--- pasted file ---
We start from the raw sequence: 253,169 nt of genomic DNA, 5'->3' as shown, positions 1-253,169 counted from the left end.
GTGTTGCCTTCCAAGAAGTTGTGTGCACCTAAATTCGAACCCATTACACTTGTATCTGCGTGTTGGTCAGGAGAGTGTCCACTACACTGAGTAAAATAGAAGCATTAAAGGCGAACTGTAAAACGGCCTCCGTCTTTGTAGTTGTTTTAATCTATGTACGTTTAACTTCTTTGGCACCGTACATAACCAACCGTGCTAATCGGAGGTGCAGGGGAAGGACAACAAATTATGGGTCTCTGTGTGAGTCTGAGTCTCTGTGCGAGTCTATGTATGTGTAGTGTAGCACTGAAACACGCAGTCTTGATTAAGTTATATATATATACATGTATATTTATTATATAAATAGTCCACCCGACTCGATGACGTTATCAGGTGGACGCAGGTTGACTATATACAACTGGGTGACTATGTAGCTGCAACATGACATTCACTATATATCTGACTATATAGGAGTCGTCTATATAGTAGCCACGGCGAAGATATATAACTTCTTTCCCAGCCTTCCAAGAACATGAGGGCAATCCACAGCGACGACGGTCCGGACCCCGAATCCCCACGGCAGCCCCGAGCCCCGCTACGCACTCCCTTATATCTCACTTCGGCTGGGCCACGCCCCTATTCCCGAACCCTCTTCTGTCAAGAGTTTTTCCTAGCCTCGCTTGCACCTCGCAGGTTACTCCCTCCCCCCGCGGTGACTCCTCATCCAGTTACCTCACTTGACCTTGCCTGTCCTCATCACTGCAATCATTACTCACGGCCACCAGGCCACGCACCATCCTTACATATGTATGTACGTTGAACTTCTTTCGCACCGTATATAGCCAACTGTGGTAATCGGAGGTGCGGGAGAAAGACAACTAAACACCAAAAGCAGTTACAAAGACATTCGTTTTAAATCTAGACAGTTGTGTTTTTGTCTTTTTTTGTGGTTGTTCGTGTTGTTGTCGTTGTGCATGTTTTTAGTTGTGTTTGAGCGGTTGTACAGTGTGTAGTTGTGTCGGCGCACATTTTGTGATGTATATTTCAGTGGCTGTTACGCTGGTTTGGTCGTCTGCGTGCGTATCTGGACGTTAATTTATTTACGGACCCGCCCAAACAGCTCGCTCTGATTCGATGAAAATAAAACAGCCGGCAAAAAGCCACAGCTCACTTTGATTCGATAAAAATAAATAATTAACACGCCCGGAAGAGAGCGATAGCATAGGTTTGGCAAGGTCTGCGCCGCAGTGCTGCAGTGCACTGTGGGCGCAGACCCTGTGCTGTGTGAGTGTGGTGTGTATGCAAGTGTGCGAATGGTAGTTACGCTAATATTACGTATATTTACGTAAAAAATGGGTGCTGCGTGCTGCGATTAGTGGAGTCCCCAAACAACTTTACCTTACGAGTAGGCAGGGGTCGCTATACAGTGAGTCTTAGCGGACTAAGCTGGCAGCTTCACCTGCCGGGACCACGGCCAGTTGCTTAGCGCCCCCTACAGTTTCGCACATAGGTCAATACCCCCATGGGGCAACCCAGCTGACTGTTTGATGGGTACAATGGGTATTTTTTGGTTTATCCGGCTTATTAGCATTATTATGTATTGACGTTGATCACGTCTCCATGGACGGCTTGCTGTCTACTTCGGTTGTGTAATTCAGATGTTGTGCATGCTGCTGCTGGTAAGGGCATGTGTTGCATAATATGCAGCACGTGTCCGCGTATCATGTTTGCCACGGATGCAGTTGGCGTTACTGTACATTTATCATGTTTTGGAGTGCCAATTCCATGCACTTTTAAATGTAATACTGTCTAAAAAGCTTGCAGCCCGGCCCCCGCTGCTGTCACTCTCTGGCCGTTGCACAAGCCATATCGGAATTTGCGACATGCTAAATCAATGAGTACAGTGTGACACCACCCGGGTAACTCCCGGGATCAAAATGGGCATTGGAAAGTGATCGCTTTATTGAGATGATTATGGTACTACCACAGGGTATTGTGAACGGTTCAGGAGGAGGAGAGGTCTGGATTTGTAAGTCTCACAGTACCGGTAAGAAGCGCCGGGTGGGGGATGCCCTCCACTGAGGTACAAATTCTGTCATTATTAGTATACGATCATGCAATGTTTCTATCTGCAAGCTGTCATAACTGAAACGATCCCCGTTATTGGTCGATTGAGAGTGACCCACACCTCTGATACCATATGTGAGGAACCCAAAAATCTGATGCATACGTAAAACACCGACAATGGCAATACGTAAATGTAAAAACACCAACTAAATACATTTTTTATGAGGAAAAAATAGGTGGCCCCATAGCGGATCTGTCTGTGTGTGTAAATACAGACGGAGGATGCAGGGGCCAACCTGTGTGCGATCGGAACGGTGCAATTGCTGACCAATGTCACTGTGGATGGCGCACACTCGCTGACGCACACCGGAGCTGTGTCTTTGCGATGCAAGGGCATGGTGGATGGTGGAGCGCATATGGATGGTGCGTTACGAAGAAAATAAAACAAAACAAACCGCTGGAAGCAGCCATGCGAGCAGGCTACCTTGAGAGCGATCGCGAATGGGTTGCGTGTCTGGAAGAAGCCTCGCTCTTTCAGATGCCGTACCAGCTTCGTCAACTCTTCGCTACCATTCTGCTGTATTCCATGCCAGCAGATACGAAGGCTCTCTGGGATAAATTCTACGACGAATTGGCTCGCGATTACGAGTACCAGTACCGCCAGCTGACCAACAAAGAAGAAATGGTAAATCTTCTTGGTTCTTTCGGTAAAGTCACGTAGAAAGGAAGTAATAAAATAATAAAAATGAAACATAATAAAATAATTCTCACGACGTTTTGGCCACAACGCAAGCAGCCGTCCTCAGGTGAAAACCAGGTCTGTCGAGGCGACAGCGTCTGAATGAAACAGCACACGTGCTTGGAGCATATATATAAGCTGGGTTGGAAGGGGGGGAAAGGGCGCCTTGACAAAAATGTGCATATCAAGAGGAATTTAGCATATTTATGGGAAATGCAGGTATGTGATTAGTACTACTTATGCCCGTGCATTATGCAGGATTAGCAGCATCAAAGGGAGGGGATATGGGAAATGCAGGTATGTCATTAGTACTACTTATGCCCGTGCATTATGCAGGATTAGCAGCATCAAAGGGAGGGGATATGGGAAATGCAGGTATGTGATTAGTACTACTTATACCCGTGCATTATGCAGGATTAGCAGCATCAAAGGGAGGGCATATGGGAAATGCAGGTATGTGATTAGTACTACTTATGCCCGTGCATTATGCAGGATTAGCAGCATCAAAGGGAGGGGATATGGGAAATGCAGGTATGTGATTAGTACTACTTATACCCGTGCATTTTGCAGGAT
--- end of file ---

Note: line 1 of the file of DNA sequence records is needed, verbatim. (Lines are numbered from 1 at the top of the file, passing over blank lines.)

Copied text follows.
We start from the raw sequence: 253,169 nt of genomic DNA, 5'->3' as shown, positions 1-253,169 counted from the left end.